Everything started in the 1930s when his grandfather, himself the son of a tanner who used vegetable tannins, created the Riba Guixà tannery, specialised in glove-making. The company diversified into ready-to-wear, becoming the leading producer of Entrefino lamb leather. Four generations later, Carlos Riba Antò manages the family holding company and has opened its capital to LVMH group. A strategy that illustrates how the tannery industry is changing, with players capitalising on potential and expertise to invest in societal and environmental areas and, equally importantly, consolidate the competitiveness of their activity. Meet a director firmly facing the future.
Carlos Riba Antò, the company director and the fourth generation of the family (centre), surrounded by his two brothers. Kiko (left) is the Sales Director and Joan (right) is the Technical Director.
How did you move closer to LVMH?
The luxury groups are very concerned with securing their supplies of material. The value chain starts with the farmer, then incorporates the abattoir, the stock of raw skins and the processing (the beamhouse work and the tanning). As with a number of sectors these days, there are no margins in this industry, compared with the 20-30% gross margins on average in other sectors, and that is why many tanneries have closed down in France, Spain and Italy. This situation is difficult to manage and we have to learn to adapt. In the last 20-30 years, if we exclude the automobile sector which includes the largest tanneries, most of the companies are family-owned SMEs. When I started to work in 1997, there were dozens of tanneries in Spain. The sector employed 25,000 people compared to 1,900 today. The same thing happened in France. All the well-known tanneries: Annonay, Roux, Dupuy, Haas, Richard, Bodin Joyeux, belong to groups, otherwise they would have ceased to exist. It is very difficult for us to create a margin because of the prices of skins, the manufacturing process is long, the level of quality in the material that is required…We have to have a constant production of skins, and we pay for them in cash, there are no lines of credit with hide traders. We have to finance large stocks of raw skins and we do not have the financial capacity to do so. This is one of the reasons why major groups enter the capital of tanneries, in order to secure their supply chains and ensure compliance with production standards.
What are the quality requirements for leather from luxury groups?
Labels are serious and intelligent and want total compliance: from the well-being of the animal, including the slaughter conditions, through to the process of producing the leather. When a very expensive bag goes on sale, the label must be sure of the compliance of all its suppliers. Imagine that we had a capacity to produce 100 skins, but a label bought 200 from us, which we were unable to produce so we went and bought the 100 others from other tanneries, anywhere in the world: that would be inexcusable. The same applies for the subcontractors. So, the major labels prefer to invest in the best tanneries such as Riba Guixà, which are regularly audited by the Leather Working Group and Intertech, while still monitoring production conditions. The major labels are concerned about quality, security and compliance, and require us to align ourselves to these values, which is a positive thing!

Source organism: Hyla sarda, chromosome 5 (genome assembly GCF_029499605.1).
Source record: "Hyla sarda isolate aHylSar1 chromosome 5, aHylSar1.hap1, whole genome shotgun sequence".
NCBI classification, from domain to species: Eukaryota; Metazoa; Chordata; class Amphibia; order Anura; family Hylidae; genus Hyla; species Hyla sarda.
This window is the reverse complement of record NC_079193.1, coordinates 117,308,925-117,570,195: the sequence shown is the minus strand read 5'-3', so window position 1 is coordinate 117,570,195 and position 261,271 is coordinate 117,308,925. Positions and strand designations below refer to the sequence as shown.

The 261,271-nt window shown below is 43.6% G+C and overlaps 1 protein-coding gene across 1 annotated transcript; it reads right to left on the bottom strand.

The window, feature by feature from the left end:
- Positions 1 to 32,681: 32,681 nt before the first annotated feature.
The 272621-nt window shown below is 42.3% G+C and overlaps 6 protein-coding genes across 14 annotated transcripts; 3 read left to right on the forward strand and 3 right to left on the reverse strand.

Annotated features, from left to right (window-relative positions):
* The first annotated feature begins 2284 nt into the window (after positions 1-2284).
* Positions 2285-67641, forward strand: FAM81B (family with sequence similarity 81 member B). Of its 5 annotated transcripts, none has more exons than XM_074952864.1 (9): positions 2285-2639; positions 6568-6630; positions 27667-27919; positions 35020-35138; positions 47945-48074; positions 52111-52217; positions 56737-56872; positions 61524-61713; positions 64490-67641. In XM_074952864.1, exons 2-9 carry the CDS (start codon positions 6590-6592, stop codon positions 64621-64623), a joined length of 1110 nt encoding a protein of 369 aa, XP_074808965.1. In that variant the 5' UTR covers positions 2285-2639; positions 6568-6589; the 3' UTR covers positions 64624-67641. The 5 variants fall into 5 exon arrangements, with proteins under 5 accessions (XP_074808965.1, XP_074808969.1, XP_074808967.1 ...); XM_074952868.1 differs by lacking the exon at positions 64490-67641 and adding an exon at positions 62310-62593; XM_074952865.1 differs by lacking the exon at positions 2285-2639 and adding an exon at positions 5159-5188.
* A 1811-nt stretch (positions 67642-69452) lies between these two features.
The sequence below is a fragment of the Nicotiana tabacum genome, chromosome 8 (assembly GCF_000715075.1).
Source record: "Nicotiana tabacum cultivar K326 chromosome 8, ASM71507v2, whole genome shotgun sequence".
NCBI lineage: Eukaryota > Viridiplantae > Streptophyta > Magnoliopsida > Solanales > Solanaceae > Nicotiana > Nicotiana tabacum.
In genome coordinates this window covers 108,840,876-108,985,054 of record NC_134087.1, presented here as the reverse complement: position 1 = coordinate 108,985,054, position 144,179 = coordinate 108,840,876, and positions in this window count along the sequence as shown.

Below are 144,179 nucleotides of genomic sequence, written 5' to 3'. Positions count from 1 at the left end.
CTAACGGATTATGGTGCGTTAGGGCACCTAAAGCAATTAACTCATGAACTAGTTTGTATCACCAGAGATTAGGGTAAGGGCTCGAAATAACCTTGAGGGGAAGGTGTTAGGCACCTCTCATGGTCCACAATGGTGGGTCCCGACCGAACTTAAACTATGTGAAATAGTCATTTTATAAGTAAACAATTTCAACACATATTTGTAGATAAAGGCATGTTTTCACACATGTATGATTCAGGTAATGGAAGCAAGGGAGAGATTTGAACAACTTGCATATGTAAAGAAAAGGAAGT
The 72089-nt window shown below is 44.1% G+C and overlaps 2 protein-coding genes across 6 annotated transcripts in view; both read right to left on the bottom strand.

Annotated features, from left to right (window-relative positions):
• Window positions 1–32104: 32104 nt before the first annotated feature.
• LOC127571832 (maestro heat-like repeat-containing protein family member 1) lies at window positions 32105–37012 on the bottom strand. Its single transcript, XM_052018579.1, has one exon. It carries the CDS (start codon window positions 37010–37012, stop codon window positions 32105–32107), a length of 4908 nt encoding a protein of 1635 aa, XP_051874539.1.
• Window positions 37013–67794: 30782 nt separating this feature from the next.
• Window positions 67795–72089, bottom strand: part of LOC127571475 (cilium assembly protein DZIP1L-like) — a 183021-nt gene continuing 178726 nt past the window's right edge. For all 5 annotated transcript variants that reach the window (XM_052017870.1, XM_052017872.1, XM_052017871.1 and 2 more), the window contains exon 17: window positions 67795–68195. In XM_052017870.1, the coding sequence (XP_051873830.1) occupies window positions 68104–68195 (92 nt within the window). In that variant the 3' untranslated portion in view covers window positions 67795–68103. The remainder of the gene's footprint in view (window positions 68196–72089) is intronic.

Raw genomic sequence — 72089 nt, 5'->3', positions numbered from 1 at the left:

The laboratory where the formulas of components coming from multinationals such as Stahl, are prepared, in compliance with Reach regulations, the pivotal legislation governing the chemical products market.
What do you see as your major challenges in the next few years?
In the next few years, we will see a revolution in the tanning industry. Only eco-responsible tanneries will survive, as you need to have a certain capacity to last. At Riba Guixà, we have an Engineer to control production, a Sourcing Manager, whereas smaller tanneries which don’t have the structural capacity nor the financial capacity for this are likely to disappear. Three or four tanneries have recently closed in our zone, the smallest had 10 to 15 staff.
Today we are facing the leading labels on this market, positioned in the luxury or retail sectors requiring enormous volumes. The small tanneries cannot cope and their clients have left. There are just a few players in the mid-range sector, some American brands maybe, with relatively accessible prices, but they are just as demanding in terms of standards, which means being audited to get certification…all of which will lead to a natural selection of tanneries.
Before they arrive at the Riba Guixà tannery, the raw Entrefino lamb hides are carefully inspected. The trading firm Penades makes the first selection of hides leaving the abattoir before then giving them to Adobinve, which is specialised in wet beamhouse works for third parties. In December 2015, the family holding RGMA, which held shares in each of the three companies, from the purchase of hides to the finishing, opened its capital to LVMH group.
What are the expected benefits from an alliance with a luxury group?